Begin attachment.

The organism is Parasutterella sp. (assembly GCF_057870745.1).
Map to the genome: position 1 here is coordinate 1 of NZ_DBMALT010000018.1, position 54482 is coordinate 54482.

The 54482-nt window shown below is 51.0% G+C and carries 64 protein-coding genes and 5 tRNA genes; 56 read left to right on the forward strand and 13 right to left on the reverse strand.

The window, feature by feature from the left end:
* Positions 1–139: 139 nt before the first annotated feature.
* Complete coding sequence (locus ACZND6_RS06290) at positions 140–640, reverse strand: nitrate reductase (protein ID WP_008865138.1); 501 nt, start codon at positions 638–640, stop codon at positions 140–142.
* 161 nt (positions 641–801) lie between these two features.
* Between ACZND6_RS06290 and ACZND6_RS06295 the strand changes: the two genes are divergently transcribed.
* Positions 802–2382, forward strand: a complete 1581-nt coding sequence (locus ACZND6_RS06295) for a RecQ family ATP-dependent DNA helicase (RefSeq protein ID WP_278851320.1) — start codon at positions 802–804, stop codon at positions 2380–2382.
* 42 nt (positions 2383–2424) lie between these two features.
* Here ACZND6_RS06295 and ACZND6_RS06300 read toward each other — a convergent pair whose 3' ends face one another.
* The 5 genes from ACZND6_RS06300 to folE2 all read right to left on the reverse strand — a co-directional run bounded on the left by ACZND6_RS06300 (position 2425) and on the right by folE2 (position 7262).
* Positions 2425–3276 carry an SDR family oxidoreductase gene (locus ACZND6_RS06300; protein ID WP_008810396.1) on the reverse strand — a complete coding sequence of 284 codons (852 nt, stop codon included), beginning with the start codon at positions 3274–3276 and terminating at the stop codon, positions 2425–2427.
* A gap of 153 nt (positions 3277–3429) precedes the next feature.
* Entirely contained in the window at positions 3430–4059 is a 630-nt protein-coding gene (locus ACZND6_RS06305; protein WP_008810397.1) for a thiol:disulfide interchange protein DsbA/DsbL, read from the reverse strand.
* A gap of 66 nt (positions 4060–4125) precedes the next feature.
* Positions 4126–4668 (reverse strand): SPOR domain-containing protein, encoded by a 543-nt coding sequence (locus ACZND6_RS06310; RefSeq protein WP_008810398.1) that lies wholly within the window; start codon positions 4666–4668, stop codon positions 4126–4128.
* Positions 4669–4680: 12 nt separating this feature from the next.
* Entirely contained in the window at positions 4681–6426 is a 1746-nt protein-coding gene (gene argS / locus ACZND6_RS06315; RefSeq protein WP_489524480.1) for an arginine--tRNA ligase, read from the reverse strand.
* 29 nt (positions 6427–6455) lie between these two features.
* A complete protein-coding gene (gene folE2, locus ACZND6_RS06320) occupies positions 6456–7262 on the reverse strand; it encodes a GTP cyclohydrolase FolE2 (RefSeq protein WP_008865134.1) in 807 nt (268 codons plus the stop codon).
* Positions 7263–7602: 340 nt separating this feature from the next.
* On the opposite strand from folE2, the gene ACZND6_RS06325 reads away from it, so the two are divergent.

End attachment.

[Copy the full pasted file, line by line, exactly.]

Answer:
The organism is Parasutterella sp. (assembly GCF_057870745.1).
Map to the genome: position 1 here is coordinate 1 of NZ_DBMALT010000018.1, position 54482 is coordinate 54482.

The 54482-nt window shown below is 51.0% G+C and carries 64 protein-coding genes and 5 tRNA genes; 56 read left to right on the forward strand and 13 right to left on the reverse strand.

The window, feature by feature from the left end:
* Positions 1–139: 139 nt before the first annotated feature.
* Complete coding sequence (locus ACZND6_RS06290) at positions 140–640, reverse strand: nitrate reductase (protein ID WP_008865138.1); 501 nt, start codon at positions 638–640, stop codon at positions 140–142.
* 161 nt (positions 641–801) lie between these two features.
* Between ACZND6_RS06290 and ACZND6_RS06295 the strand changes: the two genes are divergently transcribed.
* Positions 802–2382, forward strand: a complete 1581-nt coding sequence (locus ACZND6_RS06295) for a RecQ family ATP-dependent DNA helicase (RefSeq protein ID WP_278851320.1) — start codon at positions 802–804, stop codon at positions 2380–2382.
* 42 nt (positions 2383–2424) lie between these two features.
* Here ACZND6_RS06295 and ACZND6_RS06300 read toward each other — a convergent pair whose 3' ends face one another.
* The 5 genes from ACZND6_RS06300 to folE2 all read right to left on the reverse strand — a co-directional run bounded on the left by ACZND6_RS06300 (position 2425) and on the right by folE2 (position 7262).
* Positions 2425–3276 carry an SDR family oxidoreductase gene (locus ACZND6_RS06300; protein ID WP_008810396.1) on the reverse strand — a complete coding sequence of 284 codons (852 nt, stop codon included), beginning with the start codon at positions 3274–3276 and terminating at the stop codon, positions 2425–2427.
* A gap of 153 nt (positions 3277–3429) precedes the next feature.
* Entirely contained in the window at positions 3430–4059 is a 630-nt protein-coding gene (locus ACZND6_RS06305; protein WP_008810397.1) for a thiol:disulfide interchange protein DsbA/DsbL, read from the reverse strand.
* A gap of 66 nt (positions 4060–4125) precedes the next feature.
* Positions 4126–4668 (reverse strand): SPOR domain-containing protein, encoded by a 543-nt coding sequence (locus ACZND6_RS06310; RefSeq protein WP_008810398.1) that lies wholly within the window; start codon positions 4666–4668, stop codon positions 4126–4128.
* Positions 4669–4680: 12 nt separating this feature from the next.
* Entirely contained in the window at positions 4681–6426 is a 1746-nt protein-coding gene (gene argS / locus ACZND6_RS06315; RefSeq protein WP_489524480.1) for an arginine--tRNA ligase, read from the reverse strand.
* 29 nt (positions 6427–6455) lie between these two features.
* A complete protein-coding gene (gene folE2, locus ACZND6_RS06320) occupies positions 6456–7262 on the reverse strand; it encodes a GTP cyclohydrolase FolE2 (RefSeq protein WP_008865134.1) in 807 nt (268 codons plus the stop codon).
* Positions 7263–7602: 340 nt separating this feature from the next.
* On the opposite strand from folE2, the gene ACZND6_RS06325 reads away from it, so the two are divergent.